One way to do this is by focusing on histories of the past that actually discuss the Haitian people, and not just how they were affected by outside forces. There have been a handful of discussions since the earthquake that have balanced the challenges that Haitians have faced with their resilience in dealing with them. TV Ontario’s The Agenda featured a rich discussion which both contextualizes the current situation in Haiti and lays out a framework for reconstruction. Last Tuesday, CBC’s The Current interviewed Rebecca Solnit. Her recent book A Paradise Built in Hell profiles five disasters during the 20th century and how the people affected responded to them. Her argument, that when faced with disasters, people tend to work together for the common good while elites tend to work towards maintaining their own control, provides a critical lesson for Haiti’s leadership if that society is going to be built differently in the coming years. Karen Dubinsky, a historian at Queen’s University, was also interviewed by The Current. She uses her research on Operation Peter Pan, which removed children from Cuba in the early 1960s, to caution foreign governments and individuals from the temptation to adopt children out of disaster zones like Haiti. Most directly, Allen Wells, a historian of the Caribbean, has argued for a reshaping of Haiti’s history in order to focus more on the resilience of the people. Continue reading

New Active History Paper: David Webster, Narratives of Colonization, Decolonization and Recolonization in Papua

We are happy to publish a paper by David Webster of the University of Regina. This is the third paper written for ActiveHistory.ca. Check back next week for a translation of our first paper: Yves Montenay, Pourquoi le Vietnam s’en tire et Cuba s’enfonce. If you would like to contribute a paper to this website please consult our Paper Guidelines

Narratives of Colonization, Decolonization and Recolonization in Papua

After the resolution of the Aceh dispute and the independence of East Timor, Indonesia’s most serious conflict is in Papua (formerly Irian Jaya). One major stumbling block to conflict resolution is the clash of historical narratives. Papuan nationalists claim their land was “already sovereign” from the 1960s and that the Indonesian state and military have denied them the right to self-determination. The Indonesian official narrative argues that Papua exercised its right to self-determination along with the rest of Indonesia in 1945. Conflict resolution in Papua will require a dialogue between the two historical narratives in order to create a space for understanding of the other side’s case. This paper reviews each side’s narrative of the conflict’s history, using documents published by each, and assesses the clashing historical understandings. Read Full Paper Here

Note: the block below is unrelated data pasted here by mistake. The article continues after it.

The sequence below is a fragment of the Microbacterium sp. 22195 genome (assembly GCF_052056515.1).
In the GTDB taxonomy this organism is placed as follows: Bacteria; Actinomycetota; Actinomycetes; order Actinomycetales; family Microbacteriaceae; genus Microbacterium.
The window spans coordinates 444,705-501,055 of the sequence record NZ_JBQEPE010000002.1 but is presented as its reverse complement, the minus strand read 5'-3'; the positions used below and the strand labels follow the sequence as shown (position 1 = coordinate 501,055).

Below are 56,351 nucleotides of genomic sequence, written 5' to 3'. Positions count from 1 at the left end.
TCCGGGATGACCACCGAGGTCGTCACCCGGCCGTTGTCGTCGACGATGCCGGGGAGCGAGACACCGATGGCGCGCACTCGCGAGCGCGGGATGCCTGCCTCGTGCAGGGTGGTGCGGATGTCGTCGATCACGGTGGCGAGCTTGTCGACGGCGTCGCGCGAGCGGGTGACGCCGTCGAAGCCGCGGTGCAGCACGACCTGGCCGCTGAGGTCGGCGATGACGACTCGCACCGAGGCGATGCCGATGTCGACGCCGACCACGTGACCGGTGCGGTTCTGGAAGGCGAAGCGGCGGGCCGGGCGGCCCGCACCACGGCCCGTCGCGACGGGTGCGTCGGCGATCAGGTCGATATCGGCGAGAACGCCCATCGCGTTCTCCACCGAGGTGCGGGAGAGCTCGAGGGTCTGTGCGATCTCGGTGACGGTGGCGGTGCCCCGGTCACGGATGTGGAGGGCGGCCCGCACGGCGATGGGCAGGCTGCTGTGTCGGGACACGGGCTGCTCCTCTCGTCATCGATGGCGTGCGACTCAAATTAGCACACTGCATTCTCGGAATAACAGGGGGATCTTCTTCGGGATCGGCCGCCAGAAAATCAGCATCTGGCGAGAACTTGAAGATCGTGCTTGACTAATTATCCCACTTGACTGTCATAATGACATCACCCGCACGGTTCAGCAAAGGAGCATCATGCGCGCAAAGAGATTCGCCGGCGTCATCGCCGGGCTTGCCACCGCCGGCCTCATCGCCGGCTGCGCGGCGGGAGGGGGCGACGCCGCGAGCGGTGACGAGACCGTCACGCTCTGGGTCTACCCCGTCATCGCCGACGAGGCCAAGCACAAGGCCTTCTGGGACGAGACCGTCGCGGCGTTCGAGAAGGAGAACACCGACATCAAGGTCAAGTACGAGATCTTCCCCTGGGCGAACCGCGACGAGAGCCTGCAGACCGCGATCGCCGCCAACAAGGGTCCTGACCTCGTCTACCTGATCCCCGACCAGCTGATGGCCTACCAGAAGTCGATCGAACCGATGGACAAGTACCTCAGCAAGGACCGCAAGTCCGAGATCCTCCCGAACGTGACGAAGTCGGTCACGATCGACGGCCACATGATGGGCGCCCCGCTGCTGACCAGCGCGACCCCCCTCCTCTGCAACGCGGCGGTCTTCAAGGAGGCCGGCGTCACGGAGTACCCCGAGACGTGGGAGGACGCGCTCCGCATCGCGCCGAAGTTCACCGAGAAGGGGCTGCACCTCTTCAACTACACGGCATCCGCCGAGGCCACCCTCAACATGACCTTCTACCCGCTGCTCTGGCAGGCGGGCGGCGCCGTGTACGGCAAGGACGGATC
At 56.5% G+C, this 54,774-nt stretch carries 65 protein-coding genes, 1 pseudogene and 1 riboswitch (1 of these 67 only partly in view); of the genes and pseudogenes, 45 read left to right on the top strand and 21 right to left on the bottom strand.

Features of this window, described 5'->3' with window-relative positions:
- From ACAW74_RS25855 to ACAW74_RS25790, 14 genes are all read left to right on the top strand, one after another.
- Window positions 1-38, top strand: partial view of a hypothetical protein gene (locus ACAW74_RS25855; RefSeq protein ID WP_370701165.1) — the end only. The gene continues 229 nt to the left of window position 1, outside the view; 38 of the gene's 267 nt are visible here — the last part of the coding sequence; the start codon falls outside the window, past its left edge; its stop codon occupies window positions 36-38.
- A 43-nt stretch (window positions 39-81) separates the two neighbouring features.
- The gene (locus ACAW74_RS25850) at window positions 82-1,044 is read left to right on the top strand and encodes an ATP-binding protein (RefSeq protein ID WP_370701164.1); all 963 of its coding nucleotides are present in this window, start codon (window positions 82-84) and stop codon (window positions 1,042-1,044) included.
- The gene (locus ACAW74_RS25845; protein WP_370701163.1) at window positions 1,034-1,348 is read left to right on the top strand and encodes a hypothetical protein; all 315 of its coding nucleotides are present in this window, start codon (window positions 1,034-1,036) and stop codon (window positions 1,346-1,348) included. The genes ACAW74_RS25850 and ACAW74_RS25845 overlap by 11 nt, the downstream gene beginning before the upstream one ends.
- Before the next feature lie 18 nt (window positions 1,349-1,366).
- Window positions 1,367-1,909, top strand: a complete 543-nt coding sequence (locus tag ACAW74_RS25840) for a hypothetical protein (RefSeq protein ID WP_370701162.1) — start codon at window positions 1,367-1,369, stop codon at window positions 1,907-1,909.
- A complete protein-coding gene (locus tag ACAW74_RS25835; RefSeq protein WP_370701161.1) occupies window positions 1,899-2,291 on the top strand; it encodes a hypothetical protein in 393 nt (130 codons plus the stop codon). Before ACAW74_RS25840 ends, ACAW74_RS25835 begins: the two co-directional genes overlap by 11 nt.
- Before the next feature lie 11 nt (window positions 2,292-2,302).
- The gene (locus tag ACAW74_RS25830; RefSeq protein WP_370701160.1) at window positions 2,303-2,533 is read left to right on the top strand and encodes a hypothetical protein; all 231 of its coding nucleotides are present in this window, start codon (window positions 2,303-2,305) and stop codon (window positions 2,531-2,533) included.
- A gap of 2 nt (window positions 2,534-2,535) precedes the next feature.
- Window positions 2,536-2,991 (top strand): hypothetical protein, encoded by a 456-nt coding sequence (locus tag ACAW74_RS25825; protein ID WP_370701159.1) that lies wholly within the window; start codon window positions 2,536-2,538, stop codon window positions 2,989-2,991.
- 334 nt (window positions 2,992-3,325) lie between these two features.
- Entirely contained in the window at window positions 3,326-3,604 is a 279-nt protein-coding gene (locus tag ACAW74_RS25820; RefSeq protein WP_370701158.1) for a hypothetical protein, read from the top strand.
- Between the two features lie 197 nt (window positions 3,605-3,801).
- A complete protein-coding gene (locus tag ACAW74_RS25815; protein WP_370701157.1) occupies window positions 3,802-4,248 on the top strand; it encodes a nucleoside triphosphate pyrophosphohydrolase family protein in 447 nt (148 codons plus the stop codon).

Cover of Kembalinya Irian Barat [West Irian’s Return] (Jakarta: Arsip Nasional Republik Indonesia, 2002).

Cover of Kembalinya Irian Barat

Infrastructure History: Connecting us to the Past

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It helps us quench our thirst, wash our dishes, and clean our bodies, but a sense of its past often emerges only when its use is disrupted.

Over the past week, a recent spurt of articles in Toronto newspapers reported numerous cases of leaking watermains across the city.  Corrosion is one source of the broken pipes; another is changing temperature, which impacts soil movement and creates pressure on the fragile, rusty conduits.  A recent cold spell burst an eight-inch main and cut power to 19,000 residents.


Notable in these articles is how the (often temporary) failure of the infrastructure of everyday life – in this case water pipes but we can think of roads and electricity wires to name a few others – connects people to the past.

Continue reading

ActiveHistory.ca featured in York University History Department video

ActiveHistory.ca is featured in an internet video on York University’s history department.  Entitled “Making History Relevant”, the video premiered at the recent American Historical Association conference in San Diego.   Click here to view the video, located at the bottom of the right hand sidebar of the website in the “New Featured Films” section.

In the video, Jonathan Edmondson, chair of the history department, notes the important social responsibility of historians.  Similar to ActiveHistory.ca, York’s December 2009 conference – Global Football: History, Gender, and Nation – sought to connect the work of historians to a broad audience.  The conference brought together historians, soccer fans, journalists and sport officials to discuss the relationships between football and a number of important themes, such as the construction of social identities and globalization.

The video is available on Historians tv, a website that covers a variety of historical issues.  The site includes a short videos on New York’s Lower East Side Tenement Museum and African Burial Ground Monument, and an interview with historian Natalie Zemon Davis on her personal experiences of teaching history throughout her storied career.  These three videos can be viewed by clicking here and are found on the right hand sidebar of the website.

“Local Effort Brings Our Past to Life”: Halifax Chronicle-Herald

A recent article in the Halifax Chroncile-Herald discusses a fascinating project mounted by the Dartmouth Historical Association which will see 2,500 local histories of Dartmouth, Preston, Cole Harbour and Eastern Passage distributed free of charge to Halifax area students in Grades 4, 5, and 6. Local historian Harry Chapman raised an interesting point in the newspaper article: